BY JENNA NEWTON – NURSE PRACTITIONER, CREDENTIALLED DIABETES EDUCATOR – MANLY VILLAGE MEDICAL
Diabetes can be a scary and overwhelming diagnosis for some.
When someone has diabetes, their body can’t maintain healthy levels of glucose (a form of sugar) in the blood. Glucose is used by the body as fuel but to access it, our body uses a special hormone called insulin, which is made in our pancreas, to convert the glucose into energy. Unhealthy levels of glucose in the blood can lead to short-term and long-term complications.
There are many different types of diabetes, but the three most common types are Type 1, Type 2 and gestational diabetes.
It is predicted that 1.8 million Australians have diabetes with about 500,000 of those being undiagnosed. Some symptoms are:
- Feeling tired
- Increased hunger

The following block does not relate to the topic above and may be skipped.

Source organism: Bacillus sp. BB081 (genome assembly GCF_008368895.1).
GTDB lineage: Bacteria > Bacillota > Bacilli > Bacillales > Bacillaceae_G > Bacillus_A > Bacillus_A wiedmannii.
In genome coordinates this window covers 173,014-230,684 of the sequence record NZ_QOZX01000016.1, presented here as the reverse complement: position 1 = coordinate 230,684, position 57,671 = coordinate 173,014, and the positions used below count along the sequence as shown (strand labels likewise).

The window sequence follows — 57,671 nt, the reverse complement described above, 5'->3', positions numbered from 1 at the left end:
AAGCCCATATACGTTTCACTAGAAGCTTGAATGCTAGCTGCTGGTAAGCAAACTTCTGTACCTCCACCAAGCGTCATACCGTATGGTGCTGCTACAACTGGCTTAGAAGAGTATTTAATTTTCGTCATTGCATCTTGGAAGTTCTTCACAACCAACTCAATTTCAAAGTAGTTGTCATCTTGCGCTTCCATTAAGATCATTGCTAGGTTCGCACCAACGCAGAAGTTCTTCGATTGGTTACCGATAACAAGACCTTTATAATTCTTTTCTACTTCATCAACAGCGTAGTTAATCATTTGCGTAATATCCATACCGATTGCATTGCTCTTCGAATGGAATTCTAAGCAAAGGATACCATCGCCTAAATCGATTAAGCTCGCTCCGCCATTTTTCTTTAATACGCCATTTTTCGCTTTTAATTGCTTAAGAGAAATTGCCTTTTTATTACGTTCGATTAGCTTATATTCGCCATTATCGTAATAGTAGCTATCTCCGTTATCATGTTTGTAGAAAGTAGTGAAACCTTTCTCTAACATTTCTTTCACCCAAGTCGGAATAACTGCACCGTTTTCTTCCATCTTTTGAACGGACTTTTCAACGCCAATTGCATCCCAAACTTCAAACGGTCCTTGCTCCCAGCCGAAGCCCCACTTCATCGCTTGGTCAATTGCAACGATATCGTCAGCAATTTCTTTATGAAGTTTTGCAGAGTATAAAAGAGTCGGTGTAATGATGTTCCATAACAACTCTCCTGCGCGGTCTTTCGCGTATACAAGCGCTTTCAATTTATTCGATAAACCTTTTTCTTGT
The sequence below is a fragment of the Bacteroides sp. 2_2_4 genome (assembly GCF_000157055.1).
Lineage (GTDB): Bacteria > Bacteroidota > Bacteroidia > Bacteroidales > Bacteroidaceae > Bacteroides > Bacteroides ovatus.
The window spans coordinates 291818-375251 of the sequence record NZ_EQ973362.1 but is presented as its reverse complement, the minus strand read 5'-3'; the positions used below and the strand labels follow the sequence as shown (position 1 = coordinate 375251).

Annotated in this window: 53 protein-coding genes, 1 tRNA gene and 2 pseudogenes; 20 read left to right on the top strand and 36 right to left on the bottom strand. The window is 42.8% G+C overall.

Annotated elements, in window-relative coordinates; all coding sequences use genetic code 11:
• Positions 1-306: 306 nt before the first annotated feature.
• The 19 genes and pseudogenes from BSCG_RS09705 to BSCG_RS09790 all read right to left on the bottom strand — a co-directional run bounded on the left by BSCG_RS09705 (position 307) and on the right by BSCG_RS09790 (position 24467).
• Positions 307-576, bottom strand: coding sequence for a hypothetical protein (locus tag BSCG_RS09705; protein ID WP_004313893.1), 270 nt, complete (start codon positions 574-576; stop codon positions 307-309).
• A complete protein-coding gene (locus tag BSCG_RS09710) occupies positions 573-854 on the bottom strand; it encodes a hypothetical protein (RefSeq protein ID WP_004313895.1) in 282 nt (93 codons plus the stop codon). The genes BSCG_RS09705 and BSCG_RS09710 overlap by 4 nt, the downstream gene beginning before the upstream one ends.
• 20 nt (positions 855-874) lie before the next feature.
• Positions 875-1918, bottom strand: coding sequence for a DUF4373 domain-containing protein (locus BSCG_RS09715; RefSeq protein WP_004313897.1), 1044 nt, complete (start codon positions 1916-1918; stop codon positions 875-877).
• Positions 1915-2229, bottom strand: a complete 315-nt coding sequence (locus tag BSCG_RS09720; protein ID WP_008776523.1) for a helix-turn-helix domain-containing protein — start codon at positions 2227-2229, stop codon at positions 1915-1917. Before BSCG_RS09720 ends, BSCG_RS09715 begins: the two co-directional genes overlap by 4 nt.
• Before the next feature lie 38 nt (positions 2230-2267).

- Increased thirst
- Slowly healing cuts and skin infections
- Passing more urine than usual
- Losing weight without trying (Type 1 Diabetes)
Although sometimes there are no symptoms at all, and certain groups of people should have regular screening done for Type 2 Diabetes if they:
- Have a family member with diabetes
- Are over the age of 40
- Are of Aboriginal, Torres Strait Islander, Pacific Islander or Maori descent
- Have trouble with maintaining a healthy weight
If you have any of the symptoms above or think you might be at risk of developing diabetes, please see your General Practitioner or Nurse Practitioner. They can help you access the right help and support you on your journey to prevention and/or living well with diabetes.
Further information can be found here: